xingying huang

Xingying Huang

Postdoctoral Scholar

Center for Climate Science

7343 Math Sciences Building
Los Angeles, CA 90095

Campus Mailcode: Box 951565

After graduating from the University of California, Davis, advised by Prof. Paul Ullrich, I joined Prof. Alex Hall’s research team as a postdoctoral researcher in January 2017.

My doctoral research mainly focused on regional climate and modeling over California, and precipitation projections over the western U.S. under climate change. Specifically, I highlighted the value of the Community Earth System Model (CESM) with variable-resolution enabled in regional climate studies (Huang et al., 2016, Huang and Ullrich, 2016). Using this model, I have also quantified the impacts of human-induced climate change on both mean climatology and extreme precipitation events (Huang and Ullrich, 2017). My academic background also includes geographic information systems and remote sensing.

My current interests include impacts and attribution of human-induced climate change and climate modeling, especially at regional scales, such as the anthropogenic warming impacts on extreme precipitation events. Increasingly, efforts are being made to understand climate change impacts at regional scales so that stakeholders and policymakers can formulate effective adaptation and mitigation strategies. I am particularly motivated to improve our understanding of complex regional climates and the impacts of future changes in extreme climate events, with potential interdisciplinary collaborations.

Recently, my research focuses on the anthropogenic warming impacts on California snowpack and flood events over the Sierra Nevada under both normal and extreme wet years (in the case of the recent period 2015–2017). The results from this work will help diagnose the impacts of climate change on the water resources and allow water mangers to identify possible strategies to manage extreme conditions. On the other hand, due to the complex terrain over the Sierra Nevada, the Cascades, and other mountainous areas, the orographic precipitation is still not well resolved at fine scales ( less than 10 km) in up-to-date downscaling simulations. I am investigating how to adjust parameters in models’ microphysics schemes to improve their representation of precipitation over complex topography at fine scales.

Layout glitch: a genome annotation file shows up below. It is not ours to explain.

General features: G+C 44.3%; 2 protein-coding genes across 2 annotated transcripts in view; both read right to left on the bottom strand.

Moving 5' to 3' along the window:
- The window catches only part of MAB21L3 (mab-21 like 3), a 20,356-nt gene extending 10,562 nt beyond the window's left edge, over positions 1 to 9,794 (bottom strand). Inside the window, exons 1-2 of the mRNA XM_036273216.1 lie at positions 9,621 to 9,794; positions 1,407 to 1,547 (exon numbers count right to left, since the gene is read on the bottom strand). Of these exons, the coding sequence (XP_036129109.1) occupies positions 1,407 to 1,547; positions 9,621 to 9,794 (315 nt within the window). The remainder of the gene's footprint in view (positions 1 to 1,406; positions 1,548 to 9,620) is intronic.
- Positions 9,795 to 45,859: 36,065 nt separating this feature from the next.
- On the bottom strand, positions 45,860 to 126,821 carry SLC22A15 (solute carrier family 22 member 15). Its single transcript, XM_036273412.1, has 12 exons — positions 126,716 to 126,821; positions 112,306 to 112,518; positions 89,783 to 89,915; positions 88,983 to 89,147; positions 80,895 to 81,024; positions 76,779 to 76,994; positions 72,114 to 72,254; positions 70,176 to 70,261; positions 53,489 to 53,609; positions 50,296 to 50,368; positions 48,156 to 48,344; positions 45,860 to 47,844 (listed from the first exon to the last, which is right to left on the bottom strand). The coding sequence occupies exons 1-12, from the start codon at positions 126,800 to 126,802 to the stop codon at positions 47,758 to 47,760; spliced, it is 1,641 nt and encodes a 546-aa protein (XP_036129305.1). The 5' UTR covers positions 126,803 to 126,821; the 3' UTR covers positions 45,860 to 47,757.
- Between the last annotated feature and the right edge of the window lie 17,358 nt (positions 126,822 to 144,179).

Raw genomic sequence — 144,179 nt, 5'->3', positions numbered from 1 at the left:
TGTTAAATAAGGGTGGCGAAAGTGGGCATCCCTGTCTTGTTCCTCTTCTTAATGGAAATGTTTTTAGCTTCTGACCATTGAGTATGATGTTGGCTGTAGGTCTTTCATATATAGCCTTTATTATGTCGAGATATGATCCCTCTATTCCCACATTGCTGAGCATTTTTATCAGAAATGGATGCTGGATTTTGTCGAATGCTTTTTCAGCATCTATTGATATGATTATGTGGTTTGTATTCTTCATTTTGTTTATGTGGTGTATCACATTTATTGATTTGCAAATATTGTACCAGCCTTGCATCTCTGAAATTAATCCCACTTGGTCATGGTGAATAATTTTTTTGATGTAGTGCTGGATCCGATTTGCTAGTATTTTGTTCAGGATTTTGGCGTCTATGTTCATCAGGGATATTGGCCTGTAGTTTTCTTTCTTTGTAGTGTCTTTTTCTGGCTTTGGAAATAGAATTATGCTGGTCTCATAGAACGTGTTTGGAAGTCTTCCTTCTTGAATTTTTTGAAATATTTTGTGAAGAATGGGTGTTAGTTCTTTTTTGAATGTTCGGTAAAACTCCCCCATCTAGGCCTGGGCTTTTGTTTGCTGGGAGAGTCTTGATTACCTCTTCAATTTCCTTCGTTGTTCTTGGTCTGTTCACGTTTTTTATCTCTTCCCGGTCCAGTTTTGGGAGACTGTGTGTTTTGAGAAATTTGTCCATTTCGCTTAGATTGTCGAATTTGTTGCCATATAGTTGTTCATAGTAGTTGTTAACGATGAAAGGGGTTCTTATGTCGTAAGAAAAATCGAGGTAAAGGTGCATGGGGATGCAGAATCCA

My research efforts also include the exploration of changes in large-scale water vapor transport patterns, particularly in the form of atmospheric rivers, under the warming climate. This work involves the detection of modulated water vapor influx patterns, the resulting changes in precipitation extremes, and the features of atmospheric rivers at fine scales under different warming scenarios.


the future of extreme precipitation in california

The Future of Extreme Precipitation in California

Our researchers are investigating the effects of climate change on heavy precipitation events in the state. Specifically, we're focusing on atmospheric rivers, moisture-laden filaments of air that move across oceans and produce heavy precipitation when they make landfall. Understanding how atmospheric rivers are affected in a changing climate is key to smart water planning in the future.

climate change in the sierra nevada

Climate Change in the Sierra Nevada

Using an innovative technique to produce high-resolution future climate projections, our team is answering key questions about the fate of the Sierra Nevada snowpack, a critical natural resource that not only supports an iconic ecosystem but also provides freshwater to millions of Californians.

Recent Publications